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Encryption flaws found in 80 per cent of mobile apps

Encryption is not all it’s cracked up to be according to a recent security report, with coding flaws introducing a number of vulnerabilities into smartphones and their software.

Seven in eight Android apps and 80 per cent of all iOS apps have encryption flaws, claims Veracode’s State of Software Security report.

The researchers at Veracode found that four particular encryption errors were recurring in a large number of iOS and Android apps. These included insufficient entropy to secure data, failure to validate certificates, the use of weak cryptographic algorithms and storing information as plain text. Most disappointing of all, however, is the fact that these flaws are relatively straightforward to fix, suggesting that developers need to place greater emphasis on security.

While many startups and smaller businesses may not feel as though they have the time and resources to dedicate to security, the reputational damage of a data breach can be so devastating that it often proves a worthwhile investment. As companies develop and transition to more agile development methods, it is also hoped that security will become more ingrained in the software engineering process.

The State of Software Security report also highlighted a number of vulnerabilities in web-based applications. Three coding languages, in particular, were singled out as being the most susceptible to insecurities: PHP, ColdFusion and Classic ASP. SQL injection vulnerabilities were found to affect 64 per cent of Classic ASP apps, 62 per cent of ColdFusion apps and 56 per cent of PHP software. On the other hand, Java and .NET were seen to be the most reliable web development languages.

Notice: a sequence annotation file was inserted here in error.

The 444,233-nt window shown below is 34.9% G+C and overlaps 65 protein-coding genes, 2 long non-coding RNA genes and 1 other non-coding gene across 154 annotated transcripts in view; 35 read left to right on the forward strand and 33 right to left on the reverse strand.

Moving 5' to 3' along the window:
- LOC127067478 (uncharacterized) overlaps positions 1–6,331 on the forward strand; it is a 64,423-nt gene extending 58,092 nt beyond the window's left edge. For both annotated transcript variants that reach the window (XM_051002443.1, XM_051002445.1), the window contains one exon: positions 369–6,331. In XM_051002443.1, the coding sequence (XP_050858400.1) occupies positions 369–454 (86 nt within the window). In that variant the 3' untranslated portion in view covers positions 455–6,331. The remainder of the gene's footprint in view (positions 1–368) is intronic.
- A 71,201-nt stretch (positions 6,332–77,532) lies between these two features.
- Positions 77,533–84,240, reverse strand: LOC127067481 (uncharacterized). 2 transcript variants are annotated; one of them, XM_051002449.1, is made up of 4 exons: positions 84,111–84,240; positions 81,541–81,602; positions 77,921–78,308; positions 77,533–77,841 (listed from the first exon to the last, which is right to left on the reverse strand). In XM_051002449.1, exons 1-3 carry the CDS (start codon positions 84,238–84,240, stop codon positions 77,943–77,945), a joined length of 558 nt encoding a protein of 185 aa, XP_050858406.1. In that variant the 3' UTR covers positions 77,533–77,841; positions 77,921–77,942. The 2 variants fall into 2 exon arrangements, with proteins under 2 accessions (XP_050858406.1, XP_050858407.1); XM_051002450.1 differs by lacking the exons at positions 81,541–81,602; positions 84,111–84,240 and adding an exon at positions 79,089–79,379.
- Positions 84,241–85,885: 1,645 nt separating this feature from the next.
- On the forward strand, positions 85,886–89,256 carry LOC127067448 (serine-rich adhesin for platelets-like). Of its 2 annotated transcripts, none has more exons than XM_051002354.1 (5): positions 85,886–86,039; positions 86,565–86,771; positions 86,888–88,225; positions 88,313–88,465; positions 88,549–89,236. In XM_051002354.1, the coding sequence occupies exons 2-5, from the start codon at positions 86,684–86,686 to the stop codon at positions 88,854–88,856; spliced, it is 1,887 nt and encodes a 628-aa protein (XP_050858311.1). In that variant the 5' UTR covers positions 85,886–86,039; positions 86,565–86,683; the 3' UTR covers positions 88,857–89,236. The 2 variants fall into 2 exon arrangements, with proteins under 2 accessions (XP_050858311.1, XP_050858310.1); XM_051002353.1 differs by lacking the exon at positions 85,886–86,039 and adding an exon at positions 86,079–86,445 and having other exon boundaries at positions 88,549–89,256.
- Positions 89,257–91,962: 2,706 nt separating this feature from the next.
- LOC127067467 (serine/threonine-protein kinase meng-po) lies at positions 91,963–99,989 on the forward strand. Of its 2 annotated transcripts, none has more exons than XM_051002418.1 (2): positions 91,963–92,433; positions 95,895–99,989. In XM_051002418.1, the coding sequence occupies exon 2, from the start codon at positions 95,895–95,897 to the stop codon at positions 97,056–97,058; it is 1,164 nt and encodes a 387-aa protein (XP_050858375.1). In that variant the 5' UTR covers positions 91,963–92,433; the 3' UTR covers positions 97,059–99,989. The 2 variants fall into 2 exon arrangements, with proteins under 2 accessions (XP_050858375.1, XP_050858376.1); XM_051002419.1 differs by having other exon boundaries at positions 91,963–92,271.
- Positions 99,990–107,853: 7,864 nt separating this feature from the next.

The report highlighted that the best way of preventing coding errors from causing security flaws is to invest in more training and online learning. This will not only lead to less scripting errors, but also help developers, and the company as a whole, take security more seriously.

Image Credit: Shutterstock/wk1003mike

Barclay has been writing about technology for a decade, starting out as a freelancer with IT Pro Portal covering everything from London’s start-up scene to comparisons of the best cloud storage services.  After that, he spent some time as the managing editor of an online outlet focusing on cloud computing, furthering his interest in virtualization, Big Data, and the Internet of Things.